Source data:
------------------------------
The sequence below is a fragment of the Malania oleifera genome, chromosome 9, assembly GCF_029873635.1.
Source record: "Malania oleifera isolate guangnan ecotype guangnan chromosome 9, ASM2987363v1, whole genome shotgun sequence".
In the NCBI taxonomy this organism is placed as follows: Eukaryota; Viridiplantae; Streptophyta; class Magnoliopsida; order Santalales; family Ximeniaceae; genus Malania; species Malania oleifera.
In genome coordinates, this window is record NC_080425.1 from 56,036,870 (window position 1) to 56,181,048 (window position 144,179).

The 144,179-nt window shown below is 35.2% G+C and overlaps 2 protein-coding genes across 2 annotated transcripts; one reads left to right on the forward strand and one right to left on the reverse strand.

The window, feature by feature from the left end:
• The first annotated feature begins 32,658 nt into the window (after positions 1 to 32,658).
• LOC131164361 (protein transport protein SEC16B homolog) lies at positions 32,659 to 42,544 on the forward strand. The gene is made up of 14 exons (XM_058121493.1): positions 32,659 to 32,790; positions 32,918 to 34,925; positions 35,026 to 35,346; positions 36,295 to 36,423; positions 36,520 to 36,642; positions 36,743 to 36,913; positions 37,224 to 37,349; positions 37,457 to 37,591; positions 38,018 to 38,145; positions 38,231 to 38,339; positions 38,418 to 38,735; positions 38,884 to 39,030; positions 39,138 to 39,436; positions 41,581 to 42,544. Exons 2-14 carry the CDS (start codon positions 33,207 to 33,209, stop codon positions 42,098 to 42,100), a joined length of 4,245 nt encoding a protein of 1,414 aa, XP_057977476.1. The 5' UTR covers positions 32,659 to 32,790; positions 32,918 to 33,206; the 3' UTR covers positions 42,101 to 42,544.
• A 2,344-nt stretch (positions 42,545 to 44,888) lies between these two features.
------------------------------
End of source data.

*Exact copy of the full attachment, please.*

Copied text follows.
The sequence below is a fragment of the Malania oleifera genome, chromosome 9, assembly GCF_029873635.1.
Source record: "Malania oleifera isolate guangnan ecotype guangnan chromosome 9, ASM2987363v1, whole genome shotgun sequence".
In the NCBI taxonomy this organism is placed as follows: Eukaryota; Viridiplantae; Streptophyta; class Magnoliopsida; order Santalales; family Ximeniaceae; genus Malania; species Malania oleifera.
In genome coordinates, this window is record NC_080425.1 from 56,036,870 (window position 1) to 56,181,048 (window position 144,179).

The 144,179-nt window shown below is 35.2% G+C and overlaps 2 protein-coding genes across 2 annotated transcripts; one reads left to right on the forward strand and one right to left on the reverse strand.

The window, feature by feature from the left end:
• The first annotated feature begins 32,658 nt into the window (after positions 1 to 32,658).
• LOC131164361 (protein transport protein SEC16B homolog) lies at positions 32,659 to 42,544 on the forward strand. The gene is made up of 14 exons (XM_058121493.1): positions 32,659 to 32,790; positions 32,918 to 34,925; positions 35,026 to 35,346; positions 36,295 to 36,423; positions 36,520 to 36,642; positions 36,743 to 36,913; positions 37,224 to 37,349; positions 37,457 to 37,591; positions 38,018 to 38,145; positions 38,231 to 38,339; positions 38,418 to 38,735; positions 38,884 to 39,030; positions 39,138 to 39,436; positions 41,581 to 42,544. Exons 2-14 carry the CDS (start codon positions 33,207 to 33,209, stop codon positions 42,098 to 42,100), a joined length of 4,245 nt encoding a protein of 1,414 aa, XP_057977476.1. The 5' UTR covers positions 32,659 to 32,790; positions 32,918 to 33,206; the 3' UTR covers positions 42,101 to 42,544.
• A 2,344-nt stretch (positions 42,545 to 44,888) lies between these two features.